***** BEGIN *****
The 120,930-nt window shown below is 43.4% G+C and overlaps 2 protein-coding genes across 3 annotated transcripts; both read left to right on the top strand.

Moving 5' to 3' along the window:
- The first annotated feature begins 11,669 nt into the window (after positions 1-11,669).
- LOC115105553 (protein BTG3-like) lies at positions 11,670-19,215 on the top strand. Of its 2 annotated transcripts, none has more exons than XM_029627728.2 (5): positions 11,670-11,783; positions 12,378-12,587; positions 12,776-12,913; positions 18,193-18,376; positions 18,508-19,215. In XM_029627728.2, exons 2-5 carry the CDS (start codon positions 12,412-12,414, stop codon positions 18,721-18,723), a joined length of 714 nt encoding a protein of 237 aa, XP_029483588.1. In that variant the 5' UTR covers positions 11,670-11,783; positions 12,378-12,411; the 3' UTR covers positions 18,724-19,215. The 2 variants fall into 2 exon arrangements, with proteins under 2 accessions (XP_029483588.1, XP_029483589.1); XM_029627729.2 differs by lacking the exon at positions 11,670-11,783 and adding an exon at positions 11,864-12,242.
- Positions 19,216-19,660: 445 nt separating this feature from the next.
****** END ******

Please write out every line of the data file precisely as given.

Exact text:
The 120,930-nt window shown below is 43.4% G+C and overlaps 2 protein-coding genes across 3 annotated transcripts; both read left to right on the top strand.

Moving 5' to 3' along the window:
- The first annotated feature begins 11,669 nt into the window (after positions 1-11,669).
- LOC115105553 (protein BTG3-like) lies at positions 11,670-19,215 on the top strand. Of its 2 annotated transcripts, none has more exons than XM_029627728.2 (5): positions 11,670-11,783; positions 12,378-12,587; positions 12,776-12,913; positions 18,193-18,376; positions 18,508-19,215. In XM_029627728.2, exons 2-5 carry the CDS (start codon positions 12,412-12,414, stop codon positions 18,721-18,723), a joined length of 714 nt encoding a protein of 237 aa, XP_029483588.1. In that variant the 5' UTR covers positions 11,670-11,783; positions 12,378-12,411; the 3' UTR covers positions 18,724-19,215. The 2 variants fall into 2 exon arrangements, with proteins under 2 accessions (XP_029483588.1, XP_029483589.1); XM_029627729.2 differs by lacking the exon at positions 11,670-11,783 and adding an exon at positions 11,864-12,242.
- Positions 19,216-19,660: 445 nt separating this feature from the next.